Sunderland has the fifth highest death rate due to smoking of 24 major towns and cites across England, according to new figures.
NHS Digital's latest research ‘Statistics on Smoking: England (2017), covers the period 2013-15 and rtelates to deaths among people aged over 35.
Sunderland had 423 deaths attributable to smoking per 100,000 people.
The new figures show there were an estimated 79,100 deaths caused by smoking nationwide in the period covered, of which around 54 per cent were cancer-caused (lung, cervical, bladder cancer and more).
Smoking can cause a number of health problems in the same patient and the research shows respiratory illness was involved in 47 per cent of deaths and and circulatory illness was a factor in 13 per cent.
The research shows that Manchester had the highest number of deaths attributed to smoking out of all the major towns and cities selected for the research, at 509 per 100,000 head of population.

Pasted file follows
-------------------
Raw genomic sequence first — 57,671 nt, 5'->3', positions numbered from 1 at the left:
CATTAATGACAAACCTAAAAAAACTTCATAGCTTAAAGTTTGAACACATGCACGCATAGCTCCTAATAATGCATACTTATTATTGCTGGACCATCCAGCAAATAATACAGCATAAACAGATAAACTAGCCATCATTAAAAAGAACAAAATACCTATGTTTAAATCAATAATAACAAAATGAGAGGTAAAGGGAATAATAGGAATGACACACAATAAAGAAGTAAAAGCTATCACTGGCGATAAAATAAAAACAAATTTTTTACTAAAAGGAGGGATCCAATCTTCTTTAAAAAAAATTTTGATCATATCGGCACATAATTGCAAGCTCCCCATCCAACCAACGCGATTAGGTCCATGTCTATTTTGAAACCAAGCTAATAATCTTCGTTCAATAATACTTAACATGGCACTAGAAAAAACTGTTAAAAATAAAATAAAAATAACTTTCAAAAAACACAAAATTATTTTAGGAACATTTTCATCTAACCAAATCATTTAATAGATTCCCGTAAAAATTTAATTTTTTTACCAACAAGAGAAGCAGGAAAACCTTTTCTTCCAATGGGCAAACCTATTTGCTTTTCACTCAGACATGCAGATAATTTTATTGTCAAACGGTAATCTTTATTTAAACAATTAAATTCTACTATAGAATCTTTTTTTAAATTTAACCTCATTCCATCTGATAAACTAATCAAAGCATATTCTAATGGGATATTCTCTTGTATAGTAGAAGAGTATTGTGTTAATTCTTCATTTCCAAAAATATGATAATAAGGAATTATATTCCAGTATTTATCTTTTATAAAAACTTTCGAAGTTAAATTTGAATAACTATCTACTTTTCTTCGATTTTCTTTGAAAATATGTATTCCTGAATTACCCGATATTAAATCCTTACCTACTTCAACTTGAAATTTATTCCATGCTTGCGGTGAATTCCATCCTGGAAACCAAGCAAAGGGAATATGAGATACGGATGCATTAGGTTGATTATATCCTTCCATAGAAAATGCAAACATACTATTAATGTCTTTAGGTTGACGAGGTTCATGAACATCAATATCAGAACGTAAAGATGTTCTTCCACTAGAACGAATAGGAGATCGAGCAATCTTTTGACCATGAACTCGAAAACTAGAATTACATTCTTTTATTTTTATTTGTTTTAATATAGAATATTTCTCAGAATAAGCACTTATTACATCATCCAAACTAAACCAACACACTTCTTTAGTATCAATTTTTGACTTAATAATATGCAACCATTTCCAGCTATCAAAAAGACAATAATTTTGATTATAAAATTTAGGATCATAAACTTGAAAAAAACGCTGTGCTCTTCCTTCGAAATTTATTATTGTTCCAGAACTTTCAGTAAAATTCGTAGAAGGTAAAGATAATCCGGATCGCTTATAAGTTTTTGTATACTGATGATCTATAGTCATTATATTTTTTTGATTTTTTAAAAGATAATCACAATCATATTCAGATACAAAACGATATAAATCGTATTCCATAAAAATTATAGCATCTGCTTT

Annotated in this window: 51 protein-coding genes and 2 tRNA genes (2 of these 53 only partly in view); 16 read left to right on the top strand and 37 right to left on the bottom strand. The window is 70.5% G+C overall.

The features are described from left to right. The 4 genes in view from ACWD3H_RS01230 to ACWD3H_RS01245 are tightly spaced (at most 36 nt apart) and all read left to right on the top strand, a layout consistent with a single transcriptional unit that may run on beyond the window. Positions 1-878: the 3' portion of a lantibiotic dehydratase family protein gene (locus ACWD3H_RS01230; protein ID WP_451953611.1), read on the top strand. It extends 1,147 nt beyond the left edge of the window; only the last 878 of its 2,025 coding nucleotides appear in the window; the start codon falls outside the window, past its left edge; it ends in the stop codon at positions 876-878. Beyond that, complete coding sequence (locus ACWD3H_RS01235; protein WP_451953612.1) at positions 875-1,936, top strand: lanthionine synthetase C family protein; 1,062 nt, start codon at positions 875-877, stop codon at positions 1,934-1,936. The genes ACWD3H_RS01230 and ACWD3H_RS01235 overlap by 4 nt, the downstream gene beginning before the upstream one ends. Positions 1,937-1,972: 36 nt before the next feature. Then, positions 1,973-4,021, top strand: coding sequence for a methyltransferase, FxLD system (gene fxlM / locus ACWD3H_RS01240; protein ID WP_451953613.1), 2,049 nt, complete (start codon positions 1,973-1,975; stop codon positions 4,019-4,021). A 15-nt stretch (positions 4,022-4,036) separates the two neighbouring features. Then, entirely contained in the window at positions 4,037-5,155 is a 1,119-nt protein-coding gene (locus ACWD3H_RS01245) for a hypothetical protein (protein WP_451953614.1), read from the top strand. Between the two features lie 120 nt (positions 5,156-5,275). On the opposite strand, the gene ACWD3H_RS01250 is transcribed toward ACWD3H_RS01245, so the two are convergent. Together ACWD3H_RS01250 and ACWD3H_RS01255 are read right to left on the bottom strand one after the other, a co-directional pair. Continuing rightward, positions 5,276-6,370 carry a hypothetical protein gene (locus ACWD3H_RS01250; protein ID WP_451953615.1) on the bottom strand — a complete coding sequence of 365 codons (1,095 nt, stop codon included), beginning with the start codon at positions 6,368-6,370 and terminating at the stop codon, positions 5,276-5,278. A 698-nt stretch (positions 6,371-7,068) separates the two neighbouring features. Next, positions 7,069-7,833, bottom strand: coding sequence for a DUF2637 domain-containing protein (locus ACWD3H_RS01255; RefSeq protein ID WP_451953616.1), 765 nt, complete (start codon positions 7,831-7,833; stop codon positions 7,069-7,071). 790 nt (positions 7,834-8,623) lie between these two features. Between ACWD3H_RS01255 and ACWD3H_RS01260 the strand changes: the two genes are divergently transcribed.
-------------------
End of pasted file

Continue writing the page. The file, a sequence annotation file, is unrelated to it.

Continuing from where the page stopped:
Manchester was closely followed by Hull, which had 485 deaths per 100,000 in relation to smoking. Blackpool came in third, with 460 deaths per 100,000.
Middlesbrough and Newcastle, with rates of 422 and 304 deaths per 100,000 respectively, were also in the top ten.
Bournemouth had the lowest number of deaths attributed to smoking at 250 per 100,000 of their population; half that of Manchester.
Just above Bournemouth was London, with 260 deaths attributed to smoking per 100,000 in regards to its large population.
Charles Bloom, Managing Director of website Vapourlites.com said: "Smoking for many years has been documented as one of the most preventable causes of various deadly diseases and illnesses.
"Despite this, many unfortunately become fixated to the addictive nature of smoking. Changing this behaviour can be difficult but with more safer alternatives to smoking than ever before and ground-breaking studies/research thoroughly exhibiting the destructive nature of long-term smoking on mental as well as physical health, the glowing hope is that many more lives in the future will be saved."